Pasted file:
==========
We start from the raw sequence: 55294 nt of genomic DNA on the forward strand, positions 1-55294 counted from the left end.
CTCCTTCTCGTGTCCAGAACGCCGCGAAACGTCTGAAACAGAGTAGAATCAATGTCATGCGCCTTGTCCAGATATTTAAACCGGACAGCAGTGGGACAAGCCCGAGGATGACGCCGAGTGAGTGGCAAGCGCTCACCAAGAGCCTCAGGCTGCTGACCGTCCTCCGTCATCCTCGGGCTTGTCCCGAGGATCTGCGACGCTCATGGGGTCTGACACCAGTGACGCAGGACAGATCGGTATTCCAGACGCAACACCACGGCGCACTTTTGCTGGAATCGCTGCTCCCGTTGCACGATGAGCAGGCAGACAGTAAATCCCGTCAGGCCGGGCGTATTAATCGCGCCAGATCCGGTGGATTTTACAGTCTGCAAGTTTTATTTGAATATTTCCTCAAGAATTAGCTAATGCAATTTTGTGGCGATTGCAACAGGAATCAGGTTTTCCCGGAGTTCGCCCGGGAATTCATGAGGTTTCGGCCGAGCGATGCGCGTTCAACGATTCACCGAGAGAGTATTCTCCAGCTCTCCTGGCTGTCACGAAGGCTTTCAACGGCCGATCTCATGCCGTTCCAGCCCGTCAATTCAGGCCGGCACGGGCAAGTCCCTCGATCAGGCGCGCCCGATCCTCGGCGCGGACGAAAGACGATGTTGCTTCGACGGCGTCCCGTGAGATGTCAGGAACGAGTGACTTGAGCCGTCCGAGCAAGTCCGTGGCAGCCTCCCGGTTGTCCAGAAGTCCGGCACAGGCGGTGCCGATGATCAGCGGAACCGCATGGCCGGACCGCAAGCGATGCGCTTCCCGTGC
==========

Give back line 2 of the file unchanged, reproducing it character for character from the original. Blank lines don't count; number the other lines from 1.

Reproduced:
CTCCTTCTCGTGTCCAGAACGCCGCGAAACGTCTGAAACAGAGTAGAATCAATGTCATGCGCCTTGTCCAGATATTTAAACCGGACAGCAGTGGGACAAGCCCGAGGATGACGCCGAGTGAGTGGCAAGCGCTCACCAAGAGCCTCAGGCTGCTGACCGTCCTCCGTCATCCTCGGGCTTGTCCCGAGGATCTGCGACGCTCATGGGGTCTGACACCAGTGACGCAGGACAGATCGGTATTCCAGACGCAACACCACGGCGCACTTTTGCTGGAATCGCTGCTCCCGTTGCACGATGAGCAGGCAGACAGTAAATCCCGTCAGGCCGGGCGTATTAATCGCGCCAGATCCGGTGGATTTTACAGTCTGCAAGTTTTATTTGAATATTTCCTCAAGAATTAGCTAATGCAATTTTGTGGCGATTGCAACAGGAATCAGGTTTTCCCGGAGTTCGCCCGGGAATTCATGAGGTTTCGGCCGAGCGATGCGCGTTCAACGATTCACCGAGAGAGTATTCTCCAGCTCTCCTGGCTGTCACGAAGGCTTTCAACGGCCGATCTCATGCCGTTCCAGCCCGTCAATTCAGGCCGGCACGGGCAAGTCCCTCGATCAGGCGCGCCCGATCCTCGGCGCGGACGAAAGACGATGTTGCTTCGACGGCGTCCCGTGAGATGTCAGGAACGAGTGACTTGAGCCGTCCGAGCAAGTCCGTGGCAGCCTCCCGGTTGTCCAGAAGTCCGGCACAGGCGGTGCCGATGATCAGCGGAACCGCATGGCCGGACCGCAAGCGATGCGCTTCCCGTGC